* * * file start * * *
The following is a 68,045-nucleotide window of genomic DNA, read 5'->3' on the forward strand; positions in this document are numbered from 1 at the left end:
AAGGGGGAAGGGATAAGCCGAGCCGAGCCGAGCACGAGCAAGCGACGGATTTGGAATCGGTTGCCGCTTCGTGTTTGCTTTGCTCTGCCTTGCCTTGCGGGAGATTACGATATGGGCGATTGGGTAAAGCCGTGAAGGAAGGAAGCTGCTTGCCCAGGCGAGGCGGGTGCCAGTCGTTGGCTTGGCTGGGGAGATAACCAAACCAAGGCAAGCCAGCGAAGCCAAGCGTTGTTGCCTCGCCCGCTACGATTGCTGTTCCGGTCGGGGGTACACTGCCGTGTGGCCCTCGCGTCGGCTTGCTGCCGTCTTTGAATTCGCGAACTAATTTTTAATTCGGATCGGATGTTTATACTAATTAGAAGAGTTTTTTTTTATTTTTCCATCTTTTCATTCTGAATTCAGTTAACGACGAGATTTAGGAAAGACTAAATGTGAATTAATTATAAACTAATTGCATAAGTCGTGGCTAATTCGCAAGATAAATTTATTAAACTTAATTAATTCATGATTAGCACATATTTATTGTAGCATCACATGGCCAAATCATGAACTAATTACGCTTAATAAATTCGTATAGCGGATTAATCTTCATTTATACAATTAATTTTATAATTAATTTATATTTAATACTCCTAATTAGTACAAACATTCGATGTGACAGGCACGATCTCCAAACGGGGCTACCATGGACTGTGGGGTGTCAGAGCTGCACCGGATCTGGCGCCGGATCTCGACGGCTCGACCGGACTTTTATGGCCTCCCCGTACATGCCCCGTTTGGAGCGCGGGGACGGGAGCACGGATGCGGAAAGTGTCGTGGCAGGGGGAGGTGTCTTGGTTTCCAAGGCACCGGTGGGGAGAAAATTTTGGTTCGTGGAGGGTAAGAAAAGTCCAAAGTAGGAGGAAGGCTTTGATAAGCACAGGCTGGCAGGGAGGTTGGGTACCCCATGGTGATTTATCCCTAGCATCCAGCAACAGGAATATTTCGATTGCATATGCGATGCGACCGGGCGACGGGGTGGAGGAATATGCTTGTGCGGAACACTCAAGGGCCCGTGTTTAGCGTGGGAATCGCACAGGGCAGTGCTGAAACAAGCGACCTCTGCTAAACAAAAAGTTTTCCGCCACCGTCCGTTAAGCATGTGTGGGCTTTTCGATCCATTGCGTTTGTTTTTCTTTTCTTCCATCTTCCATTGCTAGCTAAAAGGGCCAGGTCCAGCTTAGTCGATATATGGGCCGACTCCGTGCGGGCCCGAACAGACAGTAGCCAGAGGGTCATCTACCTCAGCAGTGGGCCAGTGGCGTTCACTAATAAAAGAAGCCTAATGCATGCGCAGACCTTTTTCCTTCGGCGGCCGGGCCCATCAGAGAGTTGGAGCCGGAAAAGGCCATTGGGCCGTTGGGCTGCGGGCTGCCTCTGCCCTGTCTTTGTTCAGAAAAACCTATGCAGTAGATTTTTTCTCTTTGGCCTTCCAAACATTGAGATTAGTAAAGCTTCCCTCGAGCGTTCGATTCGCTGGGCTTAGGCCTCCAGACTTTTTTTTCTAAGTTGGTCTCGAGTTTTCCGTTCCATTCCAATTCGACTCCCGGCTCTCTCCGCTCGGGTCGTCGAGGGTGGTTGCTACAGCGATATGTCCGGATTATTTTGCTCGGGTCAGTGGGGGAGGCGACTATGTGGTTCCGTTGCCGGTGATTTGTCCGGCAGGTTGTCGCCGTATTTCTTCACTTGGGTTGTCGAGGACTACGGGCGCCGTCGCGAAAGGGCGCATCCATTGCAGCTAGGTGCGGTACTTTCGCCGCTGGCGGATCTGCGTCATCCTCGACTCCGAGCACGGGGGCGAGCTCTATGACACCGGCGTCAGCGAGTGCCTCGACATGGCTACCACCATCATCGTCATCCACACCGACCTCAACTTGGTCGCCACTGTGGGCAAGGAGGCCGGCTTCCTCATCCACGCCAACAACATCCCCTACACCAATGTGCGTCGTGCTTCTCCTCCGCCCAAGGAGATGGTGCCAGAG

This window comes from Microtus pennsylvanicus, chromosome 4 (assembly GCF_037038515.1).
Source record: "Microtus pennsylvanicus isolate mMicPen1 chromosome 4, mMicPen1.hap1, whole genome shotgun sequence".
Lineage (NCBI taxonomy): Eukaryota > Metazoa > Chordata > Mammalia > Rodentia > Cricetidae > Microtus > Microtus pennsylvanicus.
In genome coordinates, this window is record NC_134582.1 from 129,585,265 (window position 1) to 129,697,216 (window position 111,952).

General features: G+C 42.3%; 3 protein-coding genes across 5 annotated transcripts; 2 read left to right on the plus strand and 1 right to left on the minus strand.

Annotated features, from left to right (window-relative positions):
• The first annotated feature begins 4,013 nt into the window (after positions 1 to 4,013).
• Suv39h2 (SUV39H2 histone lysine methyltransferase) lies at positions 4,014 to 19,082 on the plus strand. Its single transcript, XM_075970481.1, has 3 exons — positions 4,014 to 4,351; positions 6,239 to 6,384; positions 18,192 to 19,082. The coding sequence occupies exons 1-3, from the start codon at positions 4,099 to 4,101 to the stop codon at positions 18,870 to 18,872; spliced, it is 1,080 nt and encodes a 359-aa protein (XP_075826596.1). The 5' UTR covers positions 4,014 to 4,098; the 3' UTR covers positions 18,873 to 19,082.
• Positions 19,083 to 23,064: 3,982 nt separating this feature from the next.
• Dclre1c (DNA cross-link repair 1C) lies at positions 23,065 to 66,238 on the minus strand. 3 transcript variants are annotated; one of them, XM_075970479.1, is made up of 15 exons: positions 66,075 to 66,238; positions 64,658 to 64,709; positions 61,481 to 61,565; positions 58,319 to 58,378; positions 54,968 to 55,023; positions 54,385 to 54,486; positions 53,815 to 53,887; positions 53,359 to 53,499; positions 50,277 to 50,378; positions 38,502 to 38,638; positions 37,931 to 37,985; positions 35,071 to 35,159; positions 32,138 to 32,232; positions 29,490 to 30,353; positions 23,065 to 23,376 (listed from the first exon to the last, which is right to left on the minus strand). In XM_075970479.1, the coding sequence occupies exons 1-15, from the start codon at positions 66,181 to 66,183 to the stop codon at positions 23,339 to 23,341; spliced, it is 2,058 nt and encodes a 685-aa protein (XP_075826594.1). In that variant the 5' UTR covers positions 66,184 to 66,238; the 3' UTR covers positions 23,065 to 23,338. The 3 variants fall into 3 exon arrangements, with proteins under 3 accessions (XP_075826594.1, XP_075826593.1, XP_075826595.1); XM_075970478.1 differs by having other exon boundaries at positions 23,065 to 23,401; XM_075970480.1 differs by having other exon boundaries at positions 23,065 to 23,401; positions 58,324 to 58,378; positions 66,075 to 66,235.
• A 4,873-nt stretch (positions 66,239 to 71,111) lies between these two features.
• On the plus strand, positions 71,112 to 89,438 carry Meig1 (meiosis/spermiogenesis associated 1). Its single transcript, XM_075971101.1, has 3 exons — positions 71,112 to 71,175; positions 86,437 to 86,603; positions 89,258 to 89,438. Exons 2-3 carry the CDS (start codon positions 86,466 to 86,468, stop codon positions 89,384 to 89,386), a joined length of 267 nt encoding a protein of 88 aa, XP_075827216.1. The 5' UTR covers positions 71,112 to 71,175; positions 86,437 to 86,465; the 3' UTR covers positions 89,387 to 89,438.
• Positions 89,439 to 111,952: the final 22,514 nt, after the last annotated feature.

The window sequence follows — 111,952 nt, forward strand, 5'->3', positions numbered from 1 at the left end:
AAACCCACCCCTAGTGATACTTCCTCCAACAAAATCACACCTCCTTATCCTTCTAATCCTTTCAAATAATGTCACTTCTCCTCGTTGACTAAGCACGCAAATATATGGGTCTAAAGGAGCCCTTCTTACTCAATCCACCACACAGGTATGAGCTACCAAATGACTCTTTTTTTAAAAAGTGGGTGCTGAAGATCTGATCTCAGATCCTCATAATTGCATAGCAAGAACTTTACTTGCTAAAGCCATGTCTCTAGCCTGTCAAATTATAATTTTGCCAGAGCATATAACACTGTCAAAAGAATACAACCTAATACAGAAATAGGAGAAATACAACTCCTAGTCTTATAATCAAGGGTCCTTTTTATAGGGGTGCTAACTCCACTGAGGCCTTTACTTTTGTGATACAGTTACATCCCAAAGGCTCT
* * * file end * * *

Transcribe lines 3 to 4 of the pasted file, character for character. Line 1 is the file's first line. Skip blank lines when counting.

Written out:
This window comes from Microtus pennsylvanicus, chromosome 4 (assembly GCF_037038515.1).
Source record: "Microtus pennsylvanicus isolate mMicPen1 chromosome 4, mMicPen1.hap1, whole genome shotgun sequence".